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What will the energy price cap do to BOE inflation forecasts?

  • The energy price cap would previously have kept the energy price constant between October 2022 and October 2024. The BOE never actually published any official forecasts under this scenario (their last forecasts were in August), although they did note that they expected inflation to peak around 11% in October.
  • The Bank's forecasts usually assume that energy prices move in line with the market curve over the next six months and then remain constant. And they assume fiscal policy at the time of the announcement.
  • So in the November MPR forecasts, we assume that the Bank of England will now be using the current energy price cap to April 2023, and then will use the market price for April 2023, and keep that constant throughout the forecast horizon.
  • This means that we may see inflation push even higher in April 2023, but at the 2-year horizon inflation is likely to be much lower.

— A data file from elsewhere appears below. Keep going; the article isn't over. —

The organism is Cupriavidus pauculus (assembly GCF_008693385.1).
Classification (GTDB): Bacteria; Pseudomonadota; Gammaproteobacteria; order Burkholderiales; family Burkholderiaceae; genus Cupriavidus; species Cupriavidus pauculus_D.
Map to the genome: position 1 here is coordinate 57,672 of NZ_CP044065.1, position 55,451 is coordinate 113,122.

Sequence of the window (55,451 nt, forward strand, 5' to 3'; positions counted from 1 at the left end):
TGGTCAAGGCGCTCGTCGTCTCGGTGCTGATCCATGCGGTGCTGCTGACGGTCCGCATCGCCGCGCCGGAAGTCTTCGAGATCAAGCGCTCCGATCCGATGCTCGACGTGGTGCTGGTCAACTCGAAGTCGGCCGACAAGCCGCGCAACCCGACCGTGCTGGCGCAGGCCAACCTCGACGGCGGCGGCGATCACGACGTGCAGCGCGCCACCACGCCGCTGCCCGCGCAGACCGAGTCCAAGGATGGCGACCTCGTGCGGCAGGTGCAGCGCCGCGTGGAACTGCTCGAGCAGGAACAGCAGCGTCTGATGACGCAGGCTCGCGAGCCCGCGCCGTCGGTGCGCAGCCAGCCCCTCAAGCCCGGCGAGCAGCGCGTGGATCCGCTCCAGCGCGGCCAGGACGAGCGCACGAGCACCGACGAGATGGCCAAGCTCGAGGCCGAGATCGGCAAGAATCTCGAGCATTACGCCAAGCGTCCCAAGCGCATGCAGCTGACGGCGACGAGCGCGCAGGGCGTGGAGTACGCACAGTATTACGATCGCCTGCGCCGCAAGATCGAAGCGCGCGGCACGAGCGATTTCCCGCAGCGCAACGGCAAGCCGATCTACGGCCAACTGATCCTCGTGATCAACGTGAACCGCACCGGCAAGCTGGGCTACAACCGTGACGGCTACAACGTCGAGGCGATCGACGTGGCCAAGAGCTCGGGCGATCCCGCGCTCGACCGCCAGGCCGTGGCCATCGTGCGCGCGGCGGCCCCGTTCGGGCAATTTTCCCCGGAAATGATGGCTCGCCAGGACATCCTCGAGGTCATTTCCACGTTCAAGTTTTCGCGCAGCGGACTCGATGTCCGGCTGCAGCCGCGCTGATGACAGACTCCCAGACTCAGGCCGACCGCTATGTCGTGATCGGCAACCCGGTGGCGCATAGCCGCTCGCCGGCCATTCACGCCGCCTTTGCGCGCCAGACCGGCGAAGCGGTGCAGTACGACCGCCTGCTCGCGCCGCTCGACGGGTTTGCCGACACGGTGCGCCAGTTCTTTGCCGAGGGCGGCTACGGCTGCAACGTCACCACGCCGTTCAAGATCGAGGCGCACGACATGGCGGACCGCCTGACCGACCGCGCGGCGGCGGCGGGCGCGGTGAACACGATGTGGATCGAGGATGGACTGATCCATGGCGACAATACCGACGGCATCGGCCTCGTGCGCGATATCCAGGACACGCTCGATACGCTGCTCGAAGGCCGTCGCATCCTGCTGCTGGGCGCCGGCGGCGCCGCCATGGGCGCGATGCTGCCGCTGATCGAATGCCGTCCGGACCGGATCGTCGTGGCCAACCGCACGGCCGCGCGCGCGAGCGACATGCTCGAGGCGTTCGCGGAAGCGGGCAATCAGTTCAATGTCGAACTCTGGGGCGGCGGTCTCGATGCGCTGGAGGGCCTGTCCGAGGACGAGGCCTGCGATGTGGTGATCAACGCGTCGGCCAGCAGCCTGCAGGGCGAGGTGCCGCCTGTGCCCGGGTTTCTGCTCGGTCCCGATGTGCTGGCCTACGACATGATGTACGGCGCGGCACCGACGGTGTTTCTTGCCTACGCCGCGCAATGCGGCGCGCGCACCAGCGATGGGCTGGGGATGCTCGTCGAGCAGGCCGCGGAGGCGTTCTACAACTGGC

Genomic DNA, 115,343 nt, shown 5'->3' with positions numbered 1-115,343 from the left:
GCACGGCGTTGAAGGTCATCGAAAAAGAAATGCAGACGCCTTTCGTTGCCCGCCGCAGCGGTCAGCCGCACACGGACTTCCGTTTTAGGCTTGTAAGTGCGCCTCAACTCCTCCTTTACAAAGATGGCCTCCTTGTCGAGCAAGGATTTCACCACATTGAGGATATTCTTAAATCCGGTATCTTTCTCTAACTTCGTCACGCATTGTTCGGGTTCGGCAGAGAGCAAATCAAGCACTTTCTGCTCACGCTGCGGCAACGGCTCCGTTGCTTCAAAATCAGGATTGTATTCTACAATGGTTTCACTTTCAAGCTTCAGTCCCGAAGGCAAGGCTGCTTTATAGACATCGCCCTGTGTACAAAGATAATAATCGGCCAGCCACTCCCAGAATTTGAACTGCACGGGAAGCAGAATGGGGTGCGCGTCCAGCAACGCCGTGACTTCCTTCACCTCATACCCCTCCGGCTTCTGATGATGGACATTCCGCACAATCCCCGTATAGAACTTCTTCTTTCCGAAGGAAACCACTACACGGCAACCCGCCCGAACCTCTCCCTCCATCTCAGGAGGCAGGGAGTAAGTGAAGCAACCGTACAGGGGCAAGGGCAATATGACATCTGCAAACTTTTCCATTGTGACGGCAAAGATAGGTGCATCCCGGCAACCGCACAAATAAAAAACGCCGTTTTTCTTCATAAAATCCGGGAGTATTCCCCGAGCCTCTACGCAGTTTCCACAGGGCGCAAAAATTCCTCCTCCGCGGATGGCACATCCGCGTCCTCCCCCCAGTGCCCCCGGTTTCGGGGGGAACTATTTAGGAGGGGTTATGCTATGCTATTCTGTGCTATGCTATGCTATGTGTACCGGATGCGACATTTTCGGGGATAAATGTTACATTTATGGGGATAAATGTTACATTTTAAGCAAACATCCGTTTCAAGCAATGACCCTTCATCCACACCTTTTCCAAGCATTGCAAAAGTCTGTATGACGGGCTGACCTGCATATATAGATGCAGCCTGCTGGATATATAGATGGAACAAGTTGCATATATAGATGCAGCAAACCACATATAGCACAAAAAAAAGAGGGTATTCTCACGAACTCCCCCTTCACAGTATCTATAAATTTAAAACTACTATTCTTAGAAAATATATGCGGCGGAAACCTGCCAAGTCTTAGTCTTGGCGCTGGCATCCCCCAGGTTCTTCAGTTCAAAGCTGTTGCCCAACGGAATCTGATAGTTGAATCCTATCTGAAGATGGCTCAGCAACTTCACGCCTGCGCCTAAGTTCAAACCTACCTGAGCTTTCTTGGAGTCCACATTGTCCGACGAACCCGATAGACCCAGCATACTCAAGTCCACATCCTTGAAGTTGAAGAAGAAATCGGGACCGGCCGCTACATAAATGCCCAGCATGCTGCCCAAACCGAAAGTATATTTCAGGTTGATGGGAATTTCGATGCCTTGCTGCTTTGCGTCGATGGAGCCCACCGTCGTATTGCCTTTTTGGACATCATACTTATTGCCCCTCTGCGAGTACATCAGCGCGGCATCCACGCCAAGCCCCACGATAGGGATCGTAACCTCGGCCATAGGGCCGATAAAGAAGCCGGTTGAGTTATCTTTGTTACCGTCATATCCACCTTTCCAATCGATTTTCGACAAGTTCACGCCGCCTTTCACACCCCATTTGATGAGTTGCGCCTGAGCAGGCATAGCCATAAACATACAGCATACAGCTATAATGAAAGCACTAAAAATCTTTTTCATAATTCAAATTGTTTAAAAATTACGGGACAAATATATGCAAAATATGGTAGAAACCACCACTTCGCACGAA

• We will also have removed the vast majority of the extra stimulatory spending (which again was announced since August MPR forecasts). And we no longer have an income tax cut in April 2024. So the 2-year ahead inflation is likely to have been dragged lower, and inflation over the next six months will be lower, but we could see inflation higher from April 2023 (for the 6-18 month period).
  • This will likely be interpretted differently by different MPC members - upside inflation risks from energy will now be higher than previously expected, but with less fiscal stimulus domestically driven inflation could be lower. The question is how much of the extra energy inflation will passthrough to domestic inflation - something that has been a key point of debate on the MPC for some time and seems likely to lead to more division going forward.

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